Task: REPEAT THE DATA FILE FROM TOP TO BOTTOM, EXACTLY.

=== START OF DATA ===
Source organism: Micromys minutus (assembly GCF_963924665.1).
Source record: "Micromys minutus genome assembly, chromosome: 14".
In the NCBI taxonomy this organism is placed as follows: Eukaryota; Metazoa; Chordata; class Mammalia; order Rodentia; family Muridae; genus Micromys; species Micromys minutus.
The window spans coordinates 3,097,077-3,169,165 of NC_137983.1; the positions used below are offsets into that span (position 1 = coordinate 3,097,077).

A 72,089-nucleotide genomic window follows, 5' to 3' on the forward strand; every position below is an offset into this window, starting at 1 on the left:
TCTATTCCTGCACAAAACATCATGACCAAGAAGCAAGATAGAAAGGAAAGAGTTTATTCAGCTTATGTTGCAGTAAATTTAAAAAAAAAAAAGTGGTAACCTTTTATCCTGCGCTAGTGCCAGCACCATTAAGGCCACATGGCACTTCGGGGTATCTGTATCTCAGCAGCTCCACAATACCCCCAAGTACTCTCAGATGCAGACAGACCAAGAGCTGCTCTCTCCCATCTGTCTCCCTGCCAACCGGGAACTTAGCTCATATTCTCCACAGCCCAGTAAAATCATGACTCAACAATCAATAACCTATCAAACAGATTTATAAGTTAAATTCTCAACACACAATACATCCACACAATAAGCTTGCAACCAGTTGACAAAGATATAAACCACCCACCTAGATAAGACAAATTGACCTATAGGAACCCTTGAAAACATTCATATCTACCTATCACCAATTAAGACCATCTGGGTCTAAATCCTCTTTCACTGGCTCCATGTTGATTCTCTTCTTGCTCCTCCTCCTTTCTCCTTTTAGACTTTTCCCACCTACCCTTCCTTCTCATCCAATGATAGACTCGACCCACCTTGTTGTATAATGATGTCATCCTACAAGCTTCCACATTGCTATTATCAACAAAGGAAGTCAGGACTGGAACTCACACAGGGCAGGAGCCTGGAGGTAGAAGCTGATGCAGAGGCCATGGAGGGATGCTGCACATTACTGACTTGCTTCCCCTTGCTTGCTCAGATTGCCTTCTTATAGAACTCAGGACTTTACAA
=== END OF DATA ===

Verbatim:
Source organism: Micromys minutus (assembly GCF_963924665.1).
Source record: "Micromys minutus genome assembly, chromosome: 14".
In the NCBI taxonomy this organism is placed as follows: Eukaryota; Metazoa; Chordata; class Mammalia; order Rodentia; family Muridae; genus Micromys; species Micromys minutus.
The window spans coordinates 3,097,077-3,169,165 of NC_137983.1; the positions used below are offsets into that span (position 1 = coordinate 3,097,077).

A 72,089-nucleotide genomic window follows, 5' to 3' on the forward strand; every position below is an offset into this window, starting at 1 on the left:
TCTATTCCTGCACAAAACATCATGACCAAGAAGCAAGATAGAAAGGAAAGAGTTTATTCAGCTTATGTTGCAGTAAATTTAAAAAAAAAAAAGTGGTAACCTTTTATCCTGCGCTAGTGCCAGCACCATTAAGGCCACATGGCACTTCGGGGTATCTGTATCTCAGCAGCTCCACAATACCCCCAAGTACTCTCAGATGCAGACAGACCAAGAGCTGCTCTCTCCCATCTGTCTCCCTGCCAACCGGGAACTTAGCTCATATTCTCCACAGCCCAGTAAAATCATGACTCAACAATCAATAACCTATCAAACAGATTTATAAGTTAAATTCTCAACACACAATACATCCACACAATAAGCTTGCAACCAGTTGACAAAGATATAAACCACCCACCTAGATAAGACAAATTGACCTATAGGAACCCTTGAAAACATTCATATCTACCTATCACCAATTAAGACCATCTGGGTCTAAATCCTCTTTCACTGGCTCCATGTTGATTCTCTTCTTGCTCCTCCTCCTTTCTCCTTTTAGACTTTTCCCACCTACCCTTCCTTCTCATCCAATGATAGACTCGACCCACCTTGTTGTATAATGATGTCATCCTACAAGCTTCCACATTGCTATTATCAACAAAGGAAGTCAGGACTGGAACTCACACAGGGCAGGAGCCTGGAGGTAGAAGCTGATGCAGAGGCCATGGAGGGATGCTGCACATTACTGACTTGCTTCCCCTTGCTTGCTCAGATTGCCTTCTTATAGAACTCAGGACTTTACAA